It seems premature to take these steps in advance of an official presidential request, let alone required congressional action. I suggest NIH cease all action related to establishing NCATS until the President submits a formal request and congressional action is completed.
… It is unclear based on the scant level of information provided to the Appropriations Committee thus far how NCATS is the answer to advance translational research.
What sort of information is Rep. Rehberg looking for? The sort requested last January by John Bartrum.
Science notes that other Representatives also have concerns about NCATS and the NIH reorganization:
Several other House members, including Representative Michael Capuano (D-MA), who represents the Boston area, also wrote NIH recently with concerns about how the reorganization would affect CTSAs. Last week Capuano sent NIH another letter. “Several of Congressman Capuano’s constituents have expressed concerns that the NIH’s priorities may be shifting away from basic research,” explained Capuano spokesperson Alison Mills, who declined to release the letter until NIH responds.
I like the concern over the shift in NIH priorities away from basic research.
Indeed, Congressional members are not the only ones wondering if NCATS is the solution to the myriad problems in bringing promising diagnostic and therapeutic agents to market:
But others are unconvinced that the public sector’s contributions stretch much beyond basic science. Benjamin Zycher, a senior fellow at the Pacific Research Institute, a conservative economic think-tank in San Francisco, says industry contributions dominate throughout applied phases of drug development (that is, beyond target discovery identified in basic research).
… Zycher, for instance, predicts the center will flop because the NIH isn’t set up for applied research. Moreover, he worries that by enhancing public sector contributions, the center could invite congressional meddling in pricing, fast-track approval decisions and other business-related concerns.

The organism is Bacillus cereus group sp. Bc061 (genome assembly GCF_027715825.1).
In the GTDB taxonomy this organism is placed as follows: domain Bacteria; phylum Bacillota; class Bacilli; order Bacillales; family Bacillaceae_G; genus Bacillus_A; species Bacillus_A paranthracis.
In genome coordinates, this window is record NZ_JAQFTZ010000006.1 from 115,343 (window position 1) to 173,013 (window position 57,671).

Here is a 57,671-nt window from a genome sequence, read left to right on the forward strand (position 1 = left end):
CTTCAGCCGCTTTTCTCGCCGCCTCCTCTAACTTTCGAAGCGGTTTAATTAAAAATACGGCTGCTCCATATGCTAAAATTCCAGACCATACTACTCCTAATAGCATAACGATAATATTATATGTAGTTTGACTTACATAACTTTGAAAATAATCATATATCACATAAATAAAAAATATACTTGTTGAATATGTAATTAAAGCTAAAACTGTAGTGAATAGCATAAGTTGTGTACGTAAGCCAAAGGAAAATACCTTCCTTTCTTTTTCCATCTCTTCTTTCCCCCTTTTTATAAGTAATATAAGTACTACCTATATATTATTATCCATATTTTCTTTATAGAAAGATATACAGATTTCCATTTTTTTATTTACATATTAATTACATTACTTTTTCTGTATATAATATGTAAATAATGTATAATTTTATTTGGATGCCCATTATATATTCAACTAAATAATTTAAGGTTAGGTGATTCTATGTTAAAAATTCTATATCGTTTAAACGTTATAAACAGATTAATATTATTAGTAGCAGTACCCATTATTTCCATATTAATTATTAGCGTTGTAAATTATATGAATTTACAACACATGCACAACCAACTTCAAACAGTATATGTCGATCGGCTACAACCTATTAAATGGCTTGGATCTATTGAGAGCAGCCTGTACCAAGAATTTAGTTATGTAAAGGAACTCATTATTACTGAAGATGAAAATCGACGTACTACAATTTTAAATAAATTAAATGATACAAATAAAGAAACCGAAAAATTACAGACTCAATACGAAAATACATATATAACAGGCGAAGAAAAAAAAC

For the biotech industry in particular, USDA’s Toole [research economist] pictures two outcomes arising from the establishment of NCATS. On the one hand, companies could benefit from being relieved of some of the upfront R&D groundwork. On the other hand, it’s also possible that publicly funded scientists could seek more patent protection for their work, continue to overestimate the commercial value of their intellectual property and slow down tech transfer from academia to industry, turning them into competitors as much as collaborators, he says.
Back to the one hand, industry has long been relieved of the “upfront R&D groundwork” through the NIH’s longstanding support of basic discovery research, which is too risky for profit-maximizing companies to pursue. The shift of NIH dollars to help academic researchers take their discoveries to market would come at the price of fewer fundamental mechanisms and potential targets identified.
In the meantime, the clock is ticking:
Rehberg chairs the House appropriations labor/HHS subcommittee, which oversees NIH’s budget. On 26 July, it will introduce a spending bill that would need to fund NCATS if it is to launch by 1 October, the start of the 2012 fiscal year.
At the aforementioned June 9th ACD meeting during which the search for an NCATS Director was “prematurely” announced, Larry Tabak (Deputy Director, NIH) rather than Barbara Alving (Director, NCRR) presented the NCRR Update. In fact, the entire afternoon session was devoted to NCATS. Perhaps any champagne uncorked at the end of the day may have been premature.